Grace Dalton watched her husband die after being struck in a hit and run accident. After a brief period of submerging herself in the grief, she begins to move on, speaking with his lawyer to learn of a secret bank account and life insurance. Then she sees her husband, sending her best friend into conniptions for some reason, and she ends up in several bizarre emergency sessions with her psychiatrist. Much of this story, once you get past the repetition (and the repetition continues throughout the book), lacks credibility, such as Grace’s phone sessions with her psychiatrist, and then her best friend dragging her to so many emergency sessions instead of listening to Grace. Her best friend comes across as more like a mean sister, making the ending even less likely. This story had such potential, and then Grace ended up being more crotchety than the damsel in distress. The reader does not need reminding in every chapter that Grace wallowed in her grief for six weeks. The story is in there if you want to earn it! I was graciously given an early copy by Bookouture through NetGalley.
Erin’s fiancee loses his investment banking job just before they marry, causing ripples throughout the wedding planning due to his loss of income. They go ahead and hold the big wedding and go on their intended honeymoon in Tahiti, keeping their hopes up for his future employment. While scuba-diving on honeymoon, they discover a plane wreck in the ocean. A more experienced scuba diver, Erin’s new husband Mark retrieves a dufflebag of money from the wreckage. Despite good intentions, they end up smuggling it home where they begin an ongoing debate on what to do with it, even as they hide it in their home. Mark seeks opportunities while Erin continues her documentary on the before and after of three convicts released from prison: a young girl who turns to terrorism, a middle-aged woman who helped her terminally-ill mother die with dignity, and a professional criminal.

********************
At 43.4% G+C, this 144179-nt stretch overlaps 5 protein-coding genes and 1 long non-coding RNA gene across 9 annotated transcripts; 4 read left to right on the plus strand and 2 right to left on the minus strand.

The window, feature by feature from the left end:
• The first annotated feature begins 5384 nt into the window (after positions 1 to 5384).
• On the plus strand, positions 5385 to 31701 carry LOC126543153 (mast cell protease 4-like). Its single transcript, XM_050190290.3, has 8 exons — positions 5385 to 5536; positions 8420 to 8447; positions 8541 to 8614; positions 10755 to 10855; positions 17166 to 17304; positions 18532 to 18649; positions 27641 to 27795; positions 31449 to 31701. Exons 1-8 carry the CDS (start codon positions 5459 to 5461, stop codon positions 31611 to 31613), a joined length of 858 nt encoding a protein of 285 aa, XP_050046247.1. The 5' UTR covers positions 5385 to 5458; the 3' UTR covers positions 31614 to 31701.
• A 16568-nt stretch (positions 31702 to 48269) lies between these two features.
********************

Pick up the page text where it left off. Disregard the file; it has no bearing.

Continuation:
Every character is fully fleshed out, with complex motives and emotions, and behavioral integrity. Steadman skillfully leads the reader in a carefully laid out zig-zagging path, following Erin’s ever-shifting perspective with each new piece of information. She carefully weaves in Erin’s new-found colleagues, showing the balancing strategy of the average person faced with the chance to “get away with it,” as the possibilities of advantageous connections enable her to do just that while maintaining that she is a good person and “not a criminal.” The ending circles back to the opening, of Erin digging a grave for her husband, for a highly satisfying conclusion. I was fortunate to receive an early copy from the publisher of this page-turner—a must-read for fans of psychological and crime thrillers.